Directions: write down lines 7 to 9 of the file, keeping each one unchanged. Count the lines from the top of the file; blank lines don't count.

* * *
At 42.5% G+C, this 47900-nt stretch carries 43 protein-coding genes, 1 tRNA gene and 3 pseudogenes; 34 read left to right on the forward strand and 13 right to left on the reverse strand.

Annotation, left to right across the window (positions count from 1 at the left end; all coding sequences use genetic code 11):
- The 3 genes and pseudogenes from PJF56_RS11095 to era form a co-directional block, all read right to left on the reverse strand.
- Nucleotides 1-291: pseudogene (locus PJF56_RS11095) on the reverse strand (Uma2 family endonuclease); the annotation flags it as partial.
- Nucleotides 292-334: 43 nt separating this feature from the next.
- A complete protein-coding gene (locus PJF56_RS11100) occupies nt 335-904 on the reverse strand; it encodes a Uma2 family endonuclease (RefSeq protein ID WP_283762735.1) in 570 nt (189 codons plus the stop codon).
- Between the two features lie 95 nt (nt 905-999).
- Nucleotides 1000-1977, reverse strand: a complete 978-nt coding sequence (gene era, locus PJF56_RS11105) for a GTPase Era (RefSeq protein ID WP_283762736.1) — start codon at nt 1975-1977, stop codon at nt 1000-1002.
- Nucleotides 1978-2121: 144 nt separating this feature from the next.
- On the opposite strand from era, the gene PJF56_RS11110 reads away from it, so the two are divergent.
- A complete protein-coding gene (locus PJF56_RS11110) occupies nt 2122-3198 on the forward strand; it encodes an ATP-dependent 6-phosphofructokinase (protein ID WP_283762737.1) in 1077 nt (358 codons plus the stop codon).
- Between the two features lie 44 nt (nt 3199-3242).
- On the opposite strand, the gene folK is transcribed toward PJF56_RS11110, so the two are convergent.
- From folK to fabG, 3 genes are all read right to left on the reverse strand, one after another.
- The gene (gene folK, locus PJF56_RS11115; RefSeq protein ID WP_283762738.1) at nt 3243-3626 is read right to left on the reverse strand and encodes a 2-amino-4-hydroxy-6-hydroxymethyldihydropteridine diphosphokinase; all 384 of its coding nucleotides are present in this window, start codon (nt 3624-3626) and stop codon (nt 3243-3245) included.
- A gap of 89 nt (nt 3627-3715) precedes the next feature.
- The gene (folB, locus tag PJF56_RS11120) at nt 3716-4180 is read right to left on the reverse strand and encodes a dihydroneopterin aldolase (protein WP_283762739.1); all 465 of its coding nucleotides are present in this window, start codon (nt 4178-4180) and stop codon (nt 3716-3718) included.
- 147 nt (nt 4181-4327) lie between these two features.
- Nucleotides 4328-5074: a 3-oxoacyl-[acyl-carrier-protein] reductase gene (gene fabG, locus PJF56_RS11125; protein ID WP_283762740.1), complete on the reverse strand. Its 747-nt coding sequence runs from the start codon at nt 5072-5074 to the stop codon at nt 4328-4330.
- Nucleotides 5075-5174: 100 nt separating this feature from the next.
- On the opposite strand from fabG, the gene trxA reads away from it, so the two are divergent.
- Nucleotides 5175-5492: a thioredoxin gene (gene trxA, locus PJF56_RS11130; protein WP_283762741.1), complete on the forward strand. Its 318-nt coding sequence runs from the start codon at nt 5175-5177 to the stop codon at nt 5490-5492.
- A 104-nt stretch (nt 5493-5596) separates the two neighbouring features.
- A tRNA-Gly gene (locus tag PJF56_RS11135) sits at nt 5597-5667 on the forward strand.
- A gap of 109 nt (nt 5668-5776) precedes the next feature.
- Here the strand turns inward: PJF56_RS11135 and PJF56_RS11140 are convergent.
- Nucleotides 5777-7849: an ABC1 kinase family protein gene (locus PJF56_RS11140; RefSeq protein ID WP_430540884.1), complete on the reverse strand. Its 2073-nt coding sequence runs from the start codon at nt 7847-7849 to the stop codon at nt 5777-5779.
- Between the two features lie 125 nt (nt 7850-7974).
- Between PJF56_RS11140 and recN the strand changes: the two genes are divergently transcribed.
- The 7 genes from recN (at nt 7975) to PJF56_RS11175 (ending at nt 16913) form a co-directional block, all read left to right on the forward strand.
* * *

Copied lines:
- Between the two features lie 95 nt (nt 905-999).
- Nucleotides 1000-1977, reverse strand: a complete 978-nt coding sequence (gene era, locus PJF56_RS11105) for a GTPase Era (RefSeq protein ID WP_283762736.1) — start codon at nt 1975-1977, stop codon at nt 1000-1002.
- Nucleotides 1978-2121: 144 nt separating this feature from the next.